The importance of water to your body cannot be overstated. Our bodies are about seventy percent fluid to begin with. And that’s a lot of liquid to take care of during a normal restful day, not to mention those days when we may be running a marathon or out working in the hot sun sweating away. Each day our bodies are drained of water through the disposal of feces, sweat, and urine. Every breath we take also dissipates some of the water our bodies need, as anyone who has ever seen their breath coming out in clouds on a cold day knows. That’s why it’s so important to stay fully hydrated; it’s the fluids in our bodies that keep our temperature regulated, that flush out all waste particles and make it possible to vent our feces. Water keeps our joints supple and protects them from undue shock. Water even protects sensitive tissues like the spinal cord from becoming bruised during the rough and tumble of contact sports or an accidental fall.
Scientists now know that water is also a key element in controlling the electrical current of the human heart. When the body becomes dehydrated the current that powers and regulates the heart can become unstable, and that can lead to all sorts of problems, from tachycardia to low blood pressure. Most clinical dietitians recommend around eight glasses of water a day, between and during meals. Of course, the standard amount can differ depending on age, weight, body size, activity levels, and even the weather can play a significant part in how much water a person should drink each day. Surprisingly enough, more water is required for the body during a cold winter day than during a hot summer day — if the body is at rest. That’s because the low humidity and the body’s stress at keeping warm use up more water than just the average amount of sweat produced on a warm summer day.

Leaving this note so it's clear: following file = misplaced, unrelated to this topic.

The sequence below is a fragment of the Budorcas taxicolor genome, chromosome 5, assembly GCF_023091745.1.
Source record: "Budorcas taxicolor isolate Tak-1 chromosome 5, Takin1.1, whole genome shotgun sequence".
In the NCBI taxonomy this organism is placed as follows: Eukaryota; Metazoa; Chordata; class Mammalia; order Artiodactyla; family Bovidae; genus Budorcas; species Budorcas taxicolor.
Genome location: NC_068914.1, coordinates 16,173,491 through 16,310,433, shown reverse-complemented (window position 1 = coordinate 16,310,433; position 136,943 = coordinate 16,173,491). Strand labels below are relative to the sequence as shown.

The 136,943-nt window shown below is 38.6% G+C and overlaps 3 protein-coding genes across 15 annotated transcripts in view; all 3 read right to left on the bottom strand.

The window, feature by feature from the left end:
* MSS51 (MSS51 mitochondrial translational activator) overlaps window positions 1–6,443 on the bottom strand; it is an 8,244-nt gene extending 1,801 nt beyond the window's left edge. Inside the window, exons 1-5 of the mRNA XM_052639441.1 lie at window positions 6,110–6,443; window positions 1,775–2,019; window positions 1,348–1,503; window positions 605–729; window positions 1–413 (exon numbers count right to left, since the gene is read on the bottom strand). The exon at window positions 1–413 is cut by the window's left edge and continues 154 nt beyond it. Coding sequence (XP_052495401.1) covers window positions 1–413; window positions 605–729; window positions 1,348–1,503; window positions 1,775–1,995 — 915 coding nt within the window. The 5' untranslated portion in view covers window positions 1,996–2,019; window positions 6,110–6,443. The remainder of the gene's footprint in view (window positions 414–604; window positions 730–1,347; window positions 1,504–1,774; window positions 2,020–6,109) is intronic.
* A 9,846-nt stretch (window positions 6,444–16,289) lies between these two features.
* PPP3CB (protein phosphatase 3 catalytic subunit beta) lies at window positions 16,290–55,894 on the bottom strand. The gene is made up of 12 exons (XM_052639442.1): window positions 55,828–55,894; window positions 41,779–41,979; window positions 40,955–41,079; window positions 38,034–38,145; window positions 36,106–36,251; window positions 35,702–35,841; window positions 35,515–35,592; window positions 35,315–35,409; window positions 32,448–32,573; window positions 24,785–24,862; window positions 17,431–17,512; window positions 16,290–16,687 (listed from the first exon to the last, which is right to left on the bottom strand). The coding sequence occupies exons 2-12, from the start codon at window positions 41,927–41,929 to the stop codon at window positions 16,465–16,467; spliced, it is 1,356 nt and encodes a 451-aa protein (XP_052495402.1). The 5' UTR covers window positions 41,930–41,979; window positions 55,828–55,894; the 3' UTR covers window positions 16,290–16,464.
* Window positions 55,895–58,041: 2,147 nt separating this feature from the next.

Sometimes just plain water is not enough. When large amounts of fluid leave the body through sweat and urine, or the body reacts to an illness with vomiting and/or diarrhea, a good deal of sodium, phosphorus, and potassium is lost as well. Usually a small cup of any kind of sports drink, or even a fountain drink, is enough to restore those essential elements. In severe cases of fluid loss, and also in the very young, it may take a specialized formula to bring those important trace elements back up quickly. Children don’t always know when they are dehydrated, so their caregivers have to keep a watchful eye on them for the signs of dehydration; these include excessive licking of the lips, mucous build up in the throat, scant urination, and a lethargic activity level.
Adults should be aware that alcohol and caffeinated drinks can replenish lost fluids, when taken in moderation. But they should never take the place of several glasses of water each day — beer and coffee are diuretics, meaning they induce the body to dump water unconditionally. That’s why bathrooms are such busy places in bars and coffee shops.
Tap water versus bottled water? The experts say there’s very little reason to buy bottled water as long as the local tap water is safe and has no aftertaste. Tap water that smells strongly of chemicals can be set out in an open container for a half hour, allowing the chemical aroma to dissipate completely.